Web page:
A sample scenario is shown below for configuration 1 (both the DL and UL HARQ) to highlight the number of HARQ processes possible in both cases. It can be seen that the number of HARQ processes is dependent on various factors like DL/UL and the configuration used.
ACK Bundling and Multiplexing:
In TD-LTE, the number of DL and UL subframes in a frame is not equal. For instance, configurations 0-5 have more DL subframes as compared to UL subframes. Consequently, data transmission from multiple DL subframes needs to be acknowledged in a certain UL subframe and vice-versa for certain cases for the UL data transmission. The transmission of multiple ACK/NACK messages in UL or DL subframes is a unique feature of TD-LTE as compared with FDD due to the above mentioned scenario
For example, in configuration 1, DL data in SF#0 and SF#1 are ACKed in SF#7 to avoid further delays. In each configuration, the ACK/NACK response window is clearly specified keeping in mind both the delay as well as balance in the number of ACK/NACKS to be sent in a subframe. Two methods have been specified in the standard to deal with this issue and they are ACK bundling and ACK multiplexing, respectively. For the eNB, transmission of multiple separate ACKs/NACKs is not a major problem as the eNB is not power constrained and can send multiple ACK/NACKs in a subframe. Such a method wherein separate ACKs/NACKs are sent (in the same subframe) for transmissions in different subframes is called as ACK multiplexing. Thus, in DL ACK/NACK transmission, it is by default ACK/NACK multiplexing.
However, in the UL, the UEs might be power constrained depending on their location within the cell. For UEs which are not constrained by power and coverage multiple PUCCH messages relating to each HARQ process can be generated, i.e., separate ACK/NACK messages can be sent. For UEs in coverage constrained situations, ACK bundling is used as fewer bits need to be sent in this case. Typically, an AND operation on all the ACK/NACK messages is performed and sent. For example, in configuration no.1, data in SF# 0 and SF# 1 are acknowledged in SF# 7. A logical AND of these messages is taken and sent. As shown figure 5, if there is a ACK and a NACK, a NACK is sent. This implies that both transport blocks will be retransmitted by the eNB as it does not have individual ACK status of the DL transmission. This is the disadvantage of ACK bundling as more retransmissions than what is necessary might be sent. The main advantage of the ACK bundling method is due to the fact that the limited power resources of a UE will now be used only in a fewer resource blocks as compared to a larger number of resource blocks (RBs). This can improve the UL coverage of the UE as there will be more power per RB that will be available to the UE in the case of ACK bundling.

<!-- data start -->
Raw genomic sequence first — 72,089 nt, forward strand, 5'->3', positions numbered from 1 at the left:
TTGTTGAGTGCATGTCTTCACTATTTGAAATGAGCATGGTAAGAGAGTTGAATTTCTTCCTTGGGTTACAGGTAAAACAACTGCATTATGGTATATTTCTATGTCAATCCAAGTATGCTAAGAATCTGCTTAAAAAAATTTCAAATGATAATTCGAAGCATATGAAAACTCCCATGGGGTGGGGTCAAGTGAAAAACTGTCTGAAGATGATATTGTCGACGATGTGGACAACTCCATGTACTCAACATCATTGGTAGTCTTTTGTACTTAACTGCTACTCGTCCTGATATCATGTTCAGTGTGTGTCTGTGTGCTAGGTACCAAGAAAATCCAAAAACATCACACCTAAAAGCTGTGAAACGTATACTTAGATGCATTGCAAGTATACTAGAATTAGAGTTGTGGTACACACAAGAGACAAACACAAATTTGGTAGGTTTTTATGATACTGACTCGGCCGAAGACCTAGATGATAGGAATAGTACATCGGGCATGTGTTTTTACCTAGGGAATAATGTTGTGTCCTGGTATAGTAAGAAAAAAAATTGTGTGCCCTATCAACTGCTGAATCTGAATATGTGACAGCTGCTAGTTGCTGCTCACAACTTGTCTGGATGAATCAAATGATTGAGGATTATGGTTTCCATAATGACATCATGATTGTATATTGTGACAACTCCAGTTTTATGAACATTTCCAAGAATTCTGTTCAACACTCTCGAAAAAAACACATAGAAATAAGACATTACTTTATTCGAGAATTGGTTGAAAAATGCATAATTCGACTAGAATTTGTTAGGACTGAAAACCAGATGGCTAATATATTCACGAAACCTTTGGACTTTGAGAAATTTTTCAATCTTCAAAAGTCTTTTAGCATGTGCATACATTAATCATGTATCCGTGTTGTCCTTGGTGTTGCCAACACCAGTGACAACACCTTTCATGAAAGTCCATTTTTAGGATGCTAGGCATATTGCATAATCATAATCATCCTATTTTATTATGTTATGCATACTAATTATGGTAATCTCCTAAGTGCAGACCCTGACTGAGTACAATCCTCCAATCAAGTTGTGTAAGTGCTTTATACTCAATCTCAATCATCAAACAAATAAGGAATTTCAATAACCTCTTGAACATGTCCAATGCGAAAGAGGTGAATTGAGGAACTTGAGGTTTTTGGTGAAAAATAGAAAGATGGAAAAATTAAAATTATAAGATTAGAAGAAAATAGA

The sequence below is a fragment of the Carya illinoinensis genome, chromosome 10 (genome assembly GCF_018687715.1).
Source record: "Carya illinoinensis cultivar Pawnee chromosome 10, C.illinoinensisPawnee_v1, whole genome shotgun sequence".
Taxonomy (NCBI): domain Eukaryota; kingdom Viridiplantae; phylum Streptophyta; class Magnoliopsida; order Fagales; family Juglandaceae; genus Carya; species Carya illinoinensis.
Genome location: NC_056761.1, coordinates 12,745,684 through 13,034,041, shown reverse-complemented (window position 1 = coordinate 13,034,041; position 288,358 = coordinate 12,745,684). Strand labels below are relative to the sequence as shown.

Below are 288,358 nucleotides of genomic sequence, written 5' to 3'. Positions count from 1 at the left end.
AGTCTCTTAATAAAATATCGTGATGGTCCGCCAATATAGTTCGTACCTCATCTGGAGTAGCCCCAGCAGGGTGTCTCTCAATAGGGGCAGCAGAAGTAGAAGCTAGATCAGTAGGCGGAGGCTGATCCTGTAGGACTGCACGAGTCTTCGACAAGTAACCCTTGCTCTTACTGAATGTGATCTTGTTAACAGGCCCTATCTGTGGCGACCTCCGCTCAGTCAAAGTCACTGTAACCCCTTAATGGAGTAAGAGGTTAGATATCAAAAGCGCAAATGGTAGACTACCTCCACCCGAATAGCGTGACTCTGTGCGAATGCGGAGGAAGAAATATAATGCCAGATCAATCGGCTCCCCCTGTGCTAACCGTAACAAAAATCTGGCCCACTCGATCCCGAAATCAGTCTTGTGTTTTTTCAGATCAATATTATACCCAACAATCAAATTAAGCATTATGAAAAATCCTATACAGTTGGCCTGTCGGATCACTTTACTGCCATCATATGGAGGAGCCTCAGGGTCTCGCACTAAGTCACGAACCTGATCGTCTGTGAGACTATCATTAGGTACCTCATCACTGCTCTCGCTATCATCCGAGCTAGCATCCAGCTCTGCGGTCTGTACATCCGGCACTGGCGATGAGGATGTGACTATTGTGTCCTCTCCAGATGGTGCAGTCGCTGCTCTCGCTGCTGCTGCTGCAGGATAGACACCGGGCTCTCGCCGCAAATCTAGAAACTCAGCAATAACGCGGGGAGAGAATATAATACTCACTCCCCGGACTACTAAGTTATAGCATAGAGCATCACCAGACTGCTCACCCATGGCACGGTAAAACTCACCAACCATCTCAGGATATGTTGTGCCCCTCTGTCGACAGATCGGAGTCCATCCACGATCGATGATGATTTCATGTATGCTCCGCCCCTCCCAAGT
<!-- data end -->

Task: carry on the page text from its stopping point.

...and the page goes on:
In summary, HARQ in TD-LTE has significant differences as compared to FDD. In general, the HARQ round trip times can be larger in TD-LTE especially for some strongly asymmetric configurations as compared to FDD. Some results have shown that heavy DL asymmetric configurations need not translate into proportionately higher DL downlink performance. Moreover, the delays can also vary between DL and UL for the same configuration. Typically, the delay performance of TD-LTE is expected to be worse than that of a FDD system. The maximum number of HARQ processes varies between DL and UL and with configuration and can be larger than the number available in FDD.